Things You'll Need
Insecticide containing pyrethrins or carbaryl
Commercial slug bait (optional)
Insecticide with the active ingredient bifenthrin
Pumpkin, a warm-season vegetable and a member of the squash family, has uses that are both ornamental and culinary. Hand-carved jack-o'-lanterns serve as colorful Halloween decorations, while the flesh of the pumpkin is used in pies, soups and breads; the roasted seeds can be a nutritious snack. Pumpkins can be grown in a home garden with little difficulty, but their survival is sometimes threatened by a variety of insect pests that not only feast on the plants, but transmit diseases. If you have bugs on your pumpkin plants, it's important to attack them right away; adult insects are more difficult to kill than the larvae. With the proper treatments applied at the proper time, you should be able to banish the bugs from your pumpkin plants.
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Examine your pumpkin plants closely--especially when plants are at the seedling stage or first flowering--for the presence of the striped cucumber beetle, which is greenish yellow with black stripes, and about 1/4 inch long. This pest not only feeds on young plants, but spreads the serious disease bacterial wilt.
Protect the pumpkin plants from cucumber beetle by using row covers. For major infestations, spray with a commercial insecticide. According to the Cornell University Extension website, either pyrethrins or carbaryl can be effective on cucumber beetles.
Spread a layer of sand under the pumpkin fruits--allowing it to extend outwards around the pumpkin for several inches-- to discourage snails and slugs, which don't like crawling over abrasive surfaces. Alternately, you can use commercial slug bait.
Use an insecticide containing carbaryl at the first sign of vine borers, which appear when the vines begin to spread out. Identify vine borers by looking for caterpillars with brown heads and whitish bodies, beetles with black and red wings, and small holes in the foliage and fruits. You can also mound up soil around bases of vines to promote outward root growth that will take the stems beyond the range of the borers.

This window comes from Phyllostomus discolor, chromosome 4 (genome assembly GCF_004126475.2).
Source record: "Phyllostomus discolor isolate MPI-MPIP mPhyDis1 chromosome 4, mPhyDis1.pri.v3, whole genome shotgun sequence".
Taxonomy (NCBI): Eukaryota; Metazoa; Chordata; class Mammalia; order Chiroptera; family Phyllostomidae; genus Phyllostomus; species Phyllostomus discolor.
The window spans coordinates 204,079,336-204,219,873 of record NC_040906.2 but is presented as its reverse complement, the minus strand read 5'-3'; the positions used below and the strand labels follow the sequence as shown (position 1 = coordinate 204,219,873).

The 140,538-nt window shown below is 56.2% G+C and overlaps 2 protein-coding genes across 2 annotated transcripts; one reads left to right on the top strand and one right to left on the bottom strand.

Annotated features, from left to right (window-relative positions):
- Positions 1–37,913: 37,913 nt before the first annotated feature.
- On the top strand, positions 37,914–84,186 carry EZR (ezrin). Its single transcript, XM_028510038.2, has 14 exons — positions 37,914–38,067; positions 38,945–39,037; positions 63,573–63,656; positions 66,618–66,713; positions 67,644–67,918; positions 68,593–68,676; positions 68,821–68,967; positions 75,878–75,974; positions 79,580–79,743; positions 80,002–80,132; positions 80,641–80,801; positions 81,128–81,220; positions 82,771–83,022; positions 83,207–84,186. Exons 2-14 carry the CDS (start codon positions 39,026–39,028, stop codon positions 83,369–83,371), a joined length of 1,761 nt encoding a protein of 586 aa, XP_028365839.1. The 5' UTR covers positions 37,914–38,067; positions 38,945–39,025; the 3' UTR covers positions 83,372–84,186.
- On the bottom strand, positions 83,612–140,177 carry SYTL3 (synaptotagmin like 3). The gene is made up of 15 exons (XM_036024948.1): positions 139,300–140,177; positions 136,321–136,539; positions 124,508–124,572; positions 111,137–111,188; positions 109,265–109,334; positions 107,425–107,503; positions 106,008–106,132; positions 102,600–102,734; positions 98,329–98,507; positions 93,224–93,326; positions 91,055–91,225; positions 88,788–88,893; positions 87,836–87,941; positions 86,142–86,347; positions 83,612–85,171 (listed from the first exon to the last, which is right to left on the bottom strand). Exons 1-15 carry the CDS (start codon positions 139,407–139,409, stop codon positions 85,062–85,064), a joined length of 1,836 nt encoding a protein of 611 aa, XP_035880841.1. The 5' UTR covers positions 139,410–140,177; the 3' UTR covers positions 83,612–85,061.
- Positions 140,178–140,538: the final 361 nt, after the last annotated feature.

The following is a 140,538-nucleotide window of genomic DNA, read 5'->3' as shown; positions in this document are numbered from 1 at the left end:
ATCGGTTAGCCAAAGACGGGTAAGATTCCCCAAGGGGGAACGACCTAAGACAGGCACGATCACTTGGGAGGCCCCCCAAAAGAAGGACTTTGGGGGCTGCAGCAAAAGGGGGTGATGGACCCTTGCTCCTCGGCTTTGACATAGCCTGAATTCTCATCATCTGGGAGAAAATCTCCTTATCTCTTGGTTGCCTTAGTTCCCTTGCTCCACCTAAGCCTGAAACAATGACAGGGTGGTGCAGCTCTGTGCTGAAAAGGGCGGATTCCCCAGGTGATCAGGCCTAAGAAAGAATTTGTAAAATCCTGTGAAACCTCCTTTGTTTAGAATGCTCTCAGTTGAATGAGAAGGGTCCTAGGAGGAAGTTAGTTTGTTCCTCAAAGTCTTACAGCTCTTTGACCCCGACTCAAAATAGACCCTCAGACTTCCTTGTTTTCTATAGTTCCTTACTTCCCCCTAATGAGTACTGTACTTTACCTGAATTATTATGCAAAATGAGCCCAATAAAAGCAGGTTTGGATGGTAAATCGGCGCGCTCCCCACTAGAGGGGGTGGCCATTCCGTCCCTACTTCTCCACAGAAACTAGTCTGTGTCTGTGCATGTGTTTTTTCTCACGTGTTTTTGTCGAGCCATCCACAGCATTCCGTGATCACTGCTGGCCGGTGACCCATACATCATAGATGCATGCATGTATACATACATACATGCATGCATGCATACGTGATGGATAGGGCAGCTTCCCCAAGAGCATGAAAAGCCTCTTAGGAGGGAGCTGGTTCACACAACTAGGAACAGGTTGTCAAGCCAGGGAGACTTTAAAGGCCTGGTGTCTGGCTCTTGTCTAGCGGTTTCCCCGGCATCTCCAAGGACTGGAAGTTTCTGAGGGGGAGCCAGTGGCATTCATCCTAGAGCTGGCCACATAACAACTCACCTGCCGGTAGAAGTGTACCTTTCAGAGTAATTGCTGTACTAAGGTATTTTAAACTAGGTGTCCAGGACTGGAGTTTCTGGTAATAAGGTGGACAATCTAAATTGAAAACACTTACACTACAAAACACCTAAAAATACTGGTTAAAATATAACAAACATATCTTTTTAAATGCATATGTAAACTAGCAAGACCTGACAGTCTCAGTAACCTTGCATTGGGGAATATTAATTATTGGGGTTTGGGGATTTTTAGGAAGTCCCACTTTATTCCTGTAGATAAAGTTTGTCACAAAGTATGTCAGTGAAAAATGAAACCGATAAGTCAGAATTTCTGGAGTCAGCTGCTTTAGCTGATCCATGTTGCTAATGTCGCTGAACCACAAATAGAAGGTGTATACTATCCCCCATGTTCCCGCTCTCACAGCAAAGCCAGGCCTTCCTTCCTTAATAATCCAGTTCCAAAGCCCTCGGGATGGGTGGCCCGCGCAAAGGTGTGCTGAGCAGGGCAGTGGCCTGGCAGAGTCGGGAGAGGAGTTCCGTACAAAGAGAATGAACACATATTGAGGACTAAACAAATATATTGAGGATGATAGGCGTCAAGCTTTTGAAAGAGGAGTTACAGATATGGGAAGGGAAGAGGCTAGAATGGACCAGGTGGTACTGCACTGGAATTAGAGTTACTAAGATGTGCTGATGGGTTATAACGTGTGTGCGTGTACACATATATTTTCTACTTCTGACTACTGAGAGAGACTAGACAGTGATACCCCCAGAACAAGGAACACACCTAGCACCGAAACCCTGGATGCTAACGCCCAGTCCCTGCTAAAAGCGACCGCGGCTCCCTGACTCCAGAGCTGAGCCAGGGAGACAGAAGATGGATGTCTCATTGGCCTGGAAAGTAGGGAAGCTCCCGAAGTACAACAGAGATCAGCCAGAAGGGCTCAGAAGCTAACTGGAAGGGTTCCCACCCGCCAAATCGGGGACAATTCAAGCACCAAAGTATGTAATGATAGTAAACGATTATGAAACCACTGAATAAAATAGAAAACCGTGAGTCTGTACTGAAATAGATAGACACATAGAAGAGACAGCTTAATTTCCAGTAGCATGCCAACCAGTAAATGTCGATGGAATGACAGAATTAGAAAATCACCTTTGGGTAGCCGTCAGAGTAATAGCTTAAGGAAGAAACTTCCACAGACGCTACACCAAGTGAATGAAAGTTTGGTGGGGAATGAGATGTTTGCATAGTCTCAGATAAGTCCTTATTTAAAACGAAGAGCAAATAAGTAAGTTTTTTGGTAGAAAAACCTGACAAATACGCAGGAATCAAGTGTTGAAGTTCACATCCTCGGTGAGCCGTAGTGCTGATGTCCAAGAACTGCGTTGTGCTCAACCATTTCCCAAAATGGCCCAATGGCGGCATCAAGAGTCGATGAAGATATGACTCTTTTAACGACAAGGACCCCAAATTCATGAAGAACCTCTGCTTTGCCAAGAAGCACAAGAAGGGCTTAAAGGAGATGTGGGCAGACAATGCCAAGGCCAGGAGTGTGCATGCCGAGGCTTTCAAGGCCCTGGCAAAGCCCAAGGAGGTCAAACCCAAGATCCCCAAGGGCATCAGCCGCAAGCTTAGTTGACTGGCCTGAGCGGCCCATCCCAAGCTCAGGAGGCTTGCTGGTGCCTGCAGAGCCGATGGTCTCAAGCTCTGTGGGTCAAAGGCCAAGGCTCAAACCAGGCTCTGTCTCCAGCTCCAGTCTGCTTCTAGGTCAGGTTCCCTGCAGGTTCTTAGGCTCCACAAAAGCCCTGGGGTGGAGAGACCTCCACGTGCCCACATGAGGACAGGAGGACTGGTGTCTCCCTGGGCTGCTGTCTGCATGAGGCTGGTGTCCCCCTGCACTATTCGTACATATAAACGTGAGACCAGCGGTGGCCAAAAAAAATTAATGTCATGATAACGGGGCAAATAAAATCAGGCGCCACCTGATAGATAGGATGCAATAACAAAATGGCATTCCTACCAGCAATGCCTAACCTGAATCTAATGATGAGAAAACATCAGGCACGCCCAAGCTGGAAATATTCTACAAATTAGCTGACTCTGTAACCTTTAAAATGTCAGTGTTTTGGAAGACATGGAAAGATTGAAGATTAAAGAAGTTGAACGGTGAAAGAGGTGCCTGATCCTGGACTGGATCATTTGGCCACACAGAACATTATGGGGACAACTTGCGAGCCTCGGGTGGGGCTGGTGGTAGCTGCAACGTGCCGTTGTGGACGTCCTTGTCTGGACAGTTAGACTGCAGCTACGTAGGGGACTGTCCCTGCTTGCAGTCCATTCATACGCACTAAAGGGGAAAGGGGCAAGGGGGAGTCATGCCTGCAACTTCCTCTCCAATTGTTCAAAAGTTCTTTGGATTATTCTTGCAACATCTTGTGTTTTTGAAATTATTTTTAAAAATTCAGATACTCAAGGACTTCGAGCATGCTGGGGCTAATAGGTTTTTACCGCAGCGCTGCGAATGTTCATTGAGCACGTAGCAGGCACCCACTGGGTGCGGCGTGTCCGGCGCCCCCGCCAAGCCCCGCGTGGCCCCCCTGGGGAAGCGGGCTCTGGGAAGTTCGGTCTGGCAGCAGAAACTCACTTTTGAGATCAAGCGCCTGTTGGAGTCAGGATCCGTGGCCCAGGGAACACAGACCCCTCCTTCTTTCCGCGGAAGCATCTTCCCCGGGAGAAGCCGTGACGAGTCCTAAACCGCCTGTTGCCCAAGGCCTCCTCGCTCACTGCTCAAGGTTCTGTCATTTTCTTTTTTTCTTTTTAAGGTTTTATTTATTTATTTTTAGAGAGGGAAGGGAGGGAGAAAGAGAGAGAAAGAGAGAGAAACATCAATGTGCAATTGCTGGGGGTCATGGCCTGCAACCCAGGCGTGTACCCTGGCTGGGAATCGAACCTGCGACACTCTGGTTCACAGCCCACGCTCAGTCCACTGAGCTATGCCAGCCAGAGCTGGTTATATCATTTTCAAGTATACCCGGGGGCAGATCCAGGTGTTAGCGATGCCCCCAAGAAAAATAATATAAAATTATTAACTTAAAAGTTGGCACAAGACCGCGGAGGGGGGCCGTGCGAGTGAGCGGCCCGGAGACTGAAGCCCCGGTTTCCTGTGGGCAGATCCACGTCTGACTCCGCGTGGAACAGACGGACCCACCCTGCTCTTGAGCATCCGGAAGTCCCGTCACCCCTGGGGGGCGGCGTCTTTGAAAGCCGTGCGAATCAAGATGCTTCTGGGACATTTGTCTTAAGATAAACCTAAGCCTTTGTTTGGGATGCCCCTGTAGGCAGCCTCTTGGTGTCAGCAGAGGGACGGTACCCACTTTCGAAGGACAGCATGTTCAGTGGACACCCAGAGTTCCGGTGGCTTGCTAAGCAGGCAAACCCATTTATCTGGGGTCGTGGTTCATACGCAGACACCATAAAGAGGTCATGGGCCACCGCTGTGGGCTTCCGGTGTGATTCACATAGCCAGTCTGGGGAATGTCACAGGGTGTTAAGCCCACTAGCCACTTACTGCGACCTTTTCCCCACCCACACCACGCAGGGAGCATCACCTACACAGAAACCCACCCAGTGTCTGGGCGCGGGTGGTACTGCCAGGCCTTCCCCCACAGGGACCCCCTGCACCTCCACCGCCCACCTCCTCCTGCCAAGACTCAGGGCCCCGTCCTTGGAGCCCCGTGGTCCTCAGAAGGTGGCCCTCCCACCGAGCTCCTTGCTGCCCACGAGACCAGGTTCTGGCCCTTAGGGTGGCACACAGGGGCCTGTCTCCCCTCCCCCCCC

Spray pyrethrins or carbaryl at the bases of the plants at the first sign of squash bugs--gray-brown insects that lay masses of red-brown eggs on leaves and stems in midsummer. Squash bugs cause withering, bronzed-looking leaves and rotting fruits, and can decimate your pumpkin patch.
Use a foliar--or leaf--insecticidal spray to kill the squash bug nymphs as soon as you see the eggs. According to the University of Illinois Extension website, a registered insecticide sold under the name Capture is effective on nymphs, but must be applied when the nymphs are still small.
Set out several large cabbage leaves near the pumpkin patch; they will attract large quantities of squash bugs, which you can then destroy.
Till the soil completely after you have harvested the pumpkins to prevent pests from overwintering.
If you use row covers to protect your pumpkins, remember to remove them when the plants flower so that pollination can occur.